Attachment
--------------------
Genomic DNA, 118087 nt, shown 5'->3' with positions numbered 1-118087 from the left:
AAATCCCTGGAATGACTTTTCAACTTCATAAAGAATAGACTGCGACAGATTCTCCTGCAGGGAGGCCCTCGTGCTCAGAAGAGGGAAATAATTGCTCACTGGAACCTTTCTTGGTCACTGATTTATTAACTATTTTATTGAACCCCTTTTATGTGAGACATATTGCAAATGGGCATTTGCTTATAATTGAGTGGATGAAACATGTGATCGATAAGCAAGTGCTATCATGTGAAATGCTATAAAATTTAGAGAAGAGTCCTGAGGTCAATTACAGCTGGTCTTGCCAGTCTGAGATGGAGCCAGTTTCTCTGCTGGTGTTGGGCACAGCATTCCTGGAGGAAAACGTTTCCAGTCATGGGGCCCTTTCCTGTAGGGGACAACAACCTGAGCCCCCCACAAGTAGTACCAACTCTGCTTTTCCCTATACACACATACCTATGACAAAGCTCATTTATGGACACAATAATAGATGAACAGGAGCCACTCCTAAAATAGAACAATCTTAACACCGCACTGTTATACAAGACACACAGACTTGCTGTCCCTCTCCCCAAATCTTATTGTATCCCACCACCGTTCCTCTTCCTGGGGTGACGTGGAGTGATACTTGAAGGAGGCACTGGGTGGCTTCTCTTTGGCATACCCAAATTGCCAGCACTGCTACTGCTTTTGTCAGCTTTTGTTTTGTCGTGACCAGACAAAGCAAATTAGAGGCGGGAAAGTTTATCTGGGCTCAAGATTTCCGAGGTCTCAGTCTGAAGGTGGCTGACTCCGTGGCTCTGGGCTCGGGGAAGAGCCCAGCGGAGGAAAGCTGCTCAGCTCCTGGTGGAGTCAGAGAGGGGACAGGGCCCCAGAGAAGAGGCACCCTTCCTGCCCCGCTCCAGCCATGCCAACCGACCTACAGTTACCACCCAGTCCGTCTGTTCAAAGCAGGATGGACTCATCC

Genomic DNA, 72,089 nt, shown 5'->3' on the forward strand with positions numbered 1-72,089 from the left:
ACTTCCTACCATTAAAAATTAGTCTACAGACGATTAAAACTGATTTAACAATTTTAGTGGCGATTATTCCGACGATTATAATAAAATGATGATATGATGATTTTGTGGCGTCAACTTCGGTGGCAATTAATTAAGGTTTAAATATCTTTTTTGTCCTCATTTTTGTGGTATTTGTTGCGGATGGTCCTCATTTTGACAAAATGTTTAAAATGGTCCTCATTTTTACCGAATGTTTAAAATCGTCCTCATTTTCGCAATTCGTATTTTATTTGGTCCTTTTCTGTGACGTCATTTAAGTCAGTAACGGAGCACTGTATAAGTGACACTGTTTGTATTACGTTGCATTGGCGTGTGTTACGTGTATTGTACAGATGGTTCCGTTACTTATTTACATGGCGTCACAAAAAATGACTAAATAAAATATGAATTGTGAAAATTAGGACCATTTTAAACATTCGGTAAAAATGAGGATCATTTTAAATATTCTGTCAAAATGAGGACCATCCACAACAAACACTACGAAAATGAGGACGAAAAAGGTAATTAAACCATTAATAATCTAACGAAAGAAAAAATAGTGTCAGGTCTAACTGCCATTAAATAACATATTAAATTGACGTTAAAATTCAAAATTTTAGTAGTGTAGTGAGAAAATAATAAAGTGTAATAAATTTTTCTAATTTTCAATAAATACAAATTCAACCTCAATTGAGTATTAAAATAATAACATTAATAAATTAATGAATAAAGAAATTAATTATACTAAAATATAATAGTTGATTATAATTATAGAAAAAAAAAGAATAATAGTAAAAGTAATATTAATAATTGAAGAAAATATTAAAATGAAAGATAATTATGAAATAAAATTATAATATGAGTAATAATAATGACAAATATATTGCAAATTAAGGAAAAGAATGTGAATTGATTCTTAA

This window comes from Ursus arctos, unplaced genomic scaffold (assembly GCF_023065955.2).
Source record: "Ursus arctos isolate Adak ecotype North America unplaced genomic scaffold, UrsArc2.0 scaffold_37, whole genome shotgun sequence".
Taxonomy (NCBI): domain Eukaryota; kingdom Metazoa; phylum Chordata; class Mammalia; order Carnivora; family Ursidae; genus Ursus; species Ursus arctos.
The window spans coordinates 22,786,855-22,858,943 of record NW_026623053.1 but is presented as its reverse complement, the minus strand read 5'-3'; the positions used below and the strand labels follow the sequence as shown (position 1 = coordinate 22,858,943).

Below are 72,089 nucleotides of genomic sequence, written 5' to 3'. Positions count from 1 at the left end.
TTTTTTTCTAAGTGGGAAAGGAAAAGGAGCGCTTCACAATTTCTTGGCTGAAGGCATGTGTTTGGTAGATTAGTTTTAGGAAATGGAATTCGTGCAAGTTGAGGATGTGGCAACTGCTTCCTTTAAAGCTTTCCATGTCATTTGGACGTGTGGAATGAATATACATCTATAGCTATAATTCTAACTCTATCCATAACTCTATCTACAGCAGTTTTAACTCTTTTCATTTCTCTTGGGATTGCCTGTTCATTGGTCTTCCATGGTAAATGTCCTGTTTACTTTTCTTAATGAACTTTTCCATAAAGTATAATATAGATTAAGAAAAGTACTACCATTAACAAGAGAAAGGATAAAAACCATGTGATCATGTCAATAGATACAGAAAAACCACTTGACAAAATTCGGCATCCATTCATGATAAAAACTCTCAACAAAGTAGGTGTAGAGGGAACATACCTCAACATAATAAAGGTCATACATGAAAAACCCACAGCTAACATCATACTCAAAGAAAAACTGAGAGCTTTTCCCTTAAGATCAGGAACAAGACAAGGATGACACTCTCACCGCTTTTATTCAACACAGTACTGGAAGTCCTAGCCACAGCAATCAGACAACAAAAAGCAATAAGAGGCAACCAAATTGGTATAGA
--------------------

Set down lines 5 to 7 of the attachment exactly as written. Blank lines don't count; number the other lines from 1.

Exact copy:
This window comes from Ursus arctos, unplaced genomic scaffold (assembly GCF_023065955.2).
Source record: "Ursus arctos isolate Adak ecotype North America unplaced genomic scaffold, UrsArc2.0 scaffold_37, whole genome shotgun sequence".
Taxonomy (NCBI): domain Eukaryota; kingdom Metazoa; phylum Chordata; class Mammalia; order Carnivora; family Ursidae; genus Ursus; species Ursus arctos.